October 1, 2020

Analysis

A Popular History of the Fed

n Populist programs and democratic central banking.

Since Lehman collapsed in 2008, central banks have broken free of historical norms, channelling trillions into the banking system to prop up global finance and the savings of depositors from Germany to Hong Kong. The corona crash has only accelerated…

August 8, 2020

Interviews

Economics, Bosses, and Interest

An interview with Stephen Marglin.

Stephen Marglin is Walter S. Barker Professor Economics at Harvard University, where he has taught since he received tenure in 1968.

July 27, 2020

Analysis

Essential Infrastructures

The case for sovereign investment in telecommunications infrastructure

How should the fabric of social life, especially as it is rewoven by the pandemic, relate to the private ownership of telecommunications?

June 25, 2020

Analysis

Mapping concentration and prices in the US higher education industry During and after the Great Recession, public funding for higher education was slashed as part of state budget austerity. Staff and programs were cut and tuition rose; in many states,…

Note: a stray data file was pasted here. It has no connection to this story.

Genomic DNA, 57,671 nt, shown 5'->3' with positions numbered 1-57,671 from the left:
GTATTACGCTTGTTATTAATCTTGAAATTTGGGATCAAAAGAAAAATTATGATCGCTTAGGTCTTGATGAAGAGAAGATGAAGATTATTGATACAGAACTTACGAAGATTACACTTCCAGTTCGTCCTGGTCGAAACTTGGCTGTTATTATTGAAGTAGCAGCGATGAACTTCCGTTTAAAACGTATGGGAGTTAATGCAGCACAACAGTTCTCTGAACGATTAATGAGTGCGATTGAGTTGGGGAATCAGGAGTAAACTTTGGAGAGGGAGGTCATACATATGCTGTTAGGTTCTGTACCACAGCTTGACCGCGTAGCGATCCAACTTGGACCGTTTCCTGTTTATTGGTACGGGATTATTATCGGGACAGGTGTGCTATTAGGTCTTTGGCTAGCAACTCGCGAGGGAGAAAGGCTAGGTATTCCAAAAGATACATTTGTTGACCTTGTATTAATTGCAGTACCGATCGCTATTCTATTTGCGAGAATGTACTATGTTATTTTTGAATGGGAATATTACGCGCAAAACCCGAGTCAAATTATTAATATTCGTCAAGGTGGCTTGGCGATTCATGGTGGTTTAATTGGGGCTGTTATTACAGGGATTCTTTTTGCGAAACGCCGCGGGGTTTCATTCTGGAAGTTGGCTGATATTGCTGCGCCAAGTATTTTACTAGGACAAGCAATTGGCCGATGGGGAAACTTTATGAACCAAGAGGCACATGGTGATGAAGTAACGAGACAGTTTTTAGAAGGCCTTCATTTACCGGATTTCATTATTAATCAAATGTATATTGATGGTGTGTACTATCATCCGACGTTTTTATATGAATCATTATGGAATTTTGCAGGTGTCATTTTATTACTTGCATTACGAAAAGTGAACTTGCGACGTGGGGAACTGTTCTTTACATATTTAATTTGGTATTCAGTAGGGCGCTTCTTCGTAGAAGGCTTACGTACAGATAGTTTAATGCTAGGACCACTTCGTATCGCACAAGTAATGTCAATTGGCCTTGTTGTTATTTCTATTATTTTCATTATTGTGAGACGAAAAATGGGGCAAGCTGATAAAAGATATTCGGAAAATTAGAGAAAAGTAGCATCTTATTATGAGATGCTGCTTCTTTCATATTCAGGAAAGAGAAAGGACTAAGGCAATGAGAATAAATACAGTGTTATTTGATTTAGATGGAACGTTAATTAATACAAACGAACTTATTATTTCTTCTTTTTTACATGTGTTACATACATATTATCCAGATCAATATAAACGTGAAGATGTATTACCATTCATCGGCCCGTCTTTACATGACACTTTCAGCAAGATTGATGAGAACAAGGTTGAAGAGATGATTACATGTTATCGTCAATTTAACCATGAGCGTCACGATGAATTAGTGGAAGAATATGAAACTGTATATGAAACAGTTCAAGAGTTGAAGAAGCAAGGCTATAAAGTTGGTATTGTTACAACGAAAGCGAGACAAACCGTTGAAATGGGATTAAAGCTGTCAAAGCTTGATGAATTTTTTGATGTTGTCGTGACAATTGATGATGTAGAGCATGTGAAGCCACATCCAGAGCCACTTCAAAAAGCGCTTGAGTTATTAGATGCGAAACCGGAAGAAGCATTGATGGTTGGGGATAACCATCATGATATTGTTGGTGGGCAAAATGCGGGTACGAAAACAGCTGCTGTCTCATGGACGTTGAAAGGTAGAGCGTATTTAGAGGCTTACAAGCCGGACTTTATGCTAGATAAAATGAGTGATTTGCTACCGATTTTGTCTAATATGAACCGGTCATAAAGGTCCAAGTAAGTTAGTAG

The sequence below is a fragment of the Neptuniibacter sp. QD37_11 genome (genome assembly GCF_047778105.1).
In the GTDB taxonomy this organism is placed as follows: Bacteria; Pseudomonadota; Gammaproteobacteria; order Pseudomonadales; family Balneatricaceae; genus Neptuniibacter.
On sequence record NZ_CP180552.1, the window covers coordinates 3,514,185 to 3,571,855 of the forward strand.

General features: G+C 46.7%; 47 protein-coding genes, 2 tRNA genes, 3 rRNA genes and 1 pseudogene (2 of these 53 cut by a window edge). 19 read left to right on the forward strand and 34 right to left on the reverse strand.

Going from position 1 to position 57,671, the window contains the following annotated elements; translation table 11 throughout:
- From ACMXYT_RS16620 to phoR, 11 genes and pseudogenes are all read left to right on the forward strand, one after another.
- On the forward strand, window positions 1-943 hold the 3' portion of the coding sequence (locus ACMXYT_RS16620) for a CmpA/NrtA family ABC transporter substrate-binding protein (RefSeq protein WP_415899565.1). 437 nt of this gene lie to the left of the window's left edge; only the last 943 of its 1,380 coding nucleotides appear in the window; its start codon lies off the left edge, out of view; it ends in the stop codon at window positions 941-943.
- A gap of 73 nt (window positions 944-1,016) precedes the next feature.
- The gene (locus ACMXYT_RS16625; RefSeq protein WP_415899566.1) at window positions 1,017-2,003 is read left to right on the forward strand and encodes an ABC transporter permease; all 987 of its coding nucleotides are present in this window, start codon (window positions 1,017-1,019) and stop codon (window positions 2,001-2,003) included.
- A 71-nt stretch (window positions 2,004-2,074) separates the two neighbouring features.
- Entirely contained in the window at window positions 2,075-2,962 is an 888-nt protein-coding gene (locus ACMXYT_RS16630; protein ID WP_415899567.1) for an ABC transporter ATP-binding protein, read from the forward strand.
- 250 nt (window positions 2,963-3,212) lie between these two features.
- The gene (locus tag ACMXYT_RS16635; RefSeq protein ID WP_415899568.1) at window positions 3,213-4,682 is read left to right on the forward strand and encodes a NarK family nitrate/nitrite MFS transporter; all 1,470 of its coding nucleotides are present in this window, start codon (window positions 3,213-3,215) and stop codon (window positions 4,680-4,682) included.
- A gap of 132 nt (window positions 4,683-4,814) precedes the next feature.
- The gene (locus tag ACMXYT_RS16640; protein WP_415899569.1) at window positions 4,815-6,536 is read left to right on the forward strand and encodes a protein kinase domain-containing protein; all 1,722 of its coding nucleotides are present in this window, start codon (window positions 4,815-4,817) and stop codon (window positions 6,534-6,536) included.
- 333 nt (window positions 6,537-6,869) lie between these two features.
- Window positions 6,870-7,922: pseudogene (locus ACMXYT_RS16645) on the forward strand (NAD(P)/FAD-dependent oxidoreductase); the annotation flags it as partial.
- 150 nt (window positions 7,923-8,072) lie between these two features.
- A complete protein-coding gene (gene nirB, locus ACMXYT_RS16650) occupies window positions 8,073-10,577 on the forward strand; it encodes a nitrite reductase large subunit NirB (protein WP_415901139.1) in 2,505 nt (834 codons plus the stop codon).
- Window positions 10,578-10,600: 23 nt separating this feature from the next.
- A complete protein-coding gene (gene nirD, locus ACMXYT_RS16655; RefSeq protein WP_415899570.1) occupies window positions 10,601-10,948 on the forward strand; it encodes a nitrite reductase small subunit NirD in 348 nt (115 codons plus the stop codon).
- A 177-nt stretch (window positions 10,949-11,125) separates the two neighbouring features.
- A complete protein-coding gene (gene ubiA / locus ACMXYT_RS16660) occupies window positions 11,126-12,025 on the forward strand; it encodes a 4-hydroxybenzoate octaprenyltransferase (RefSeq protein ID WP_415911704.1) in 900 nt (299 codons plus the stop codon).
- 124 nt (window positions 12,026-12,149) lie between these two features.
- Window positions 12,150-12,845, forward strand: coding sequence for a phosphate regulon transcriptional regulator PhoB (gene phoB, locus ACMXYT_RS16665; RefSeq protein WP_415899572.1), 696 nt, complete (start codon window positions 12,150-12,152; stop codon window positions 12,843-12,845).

May 1, 2020

Analysis

The Class Politics of the Dollar System

Managing an international public good

The global dollar system has few national winners. The typical frame for understanding the US dollar is that of “exorbitant privilege.”

April 24, 2020

Interviews

The Weight of Movements

An interview with Frances Fox Piven

Few theorists of social movements have shaped the events that they analyze. Frances Fox Piven, Professor of Political Science and Sociology at the City University of New York and one of these few, has studied and agitated within American social…

February 13, 2020

Interviews

Austerity and Ideology

An interview with Kim Phillips-Fein

Kim Phillips-Fein is an associate professor of history at New York University and the author of the books "Invisible Hands: the Businessmen’s Crusade Against the New Deal" and "Fear City: New York’s Fiscal Crisis and the Rise of Austerity Politics",…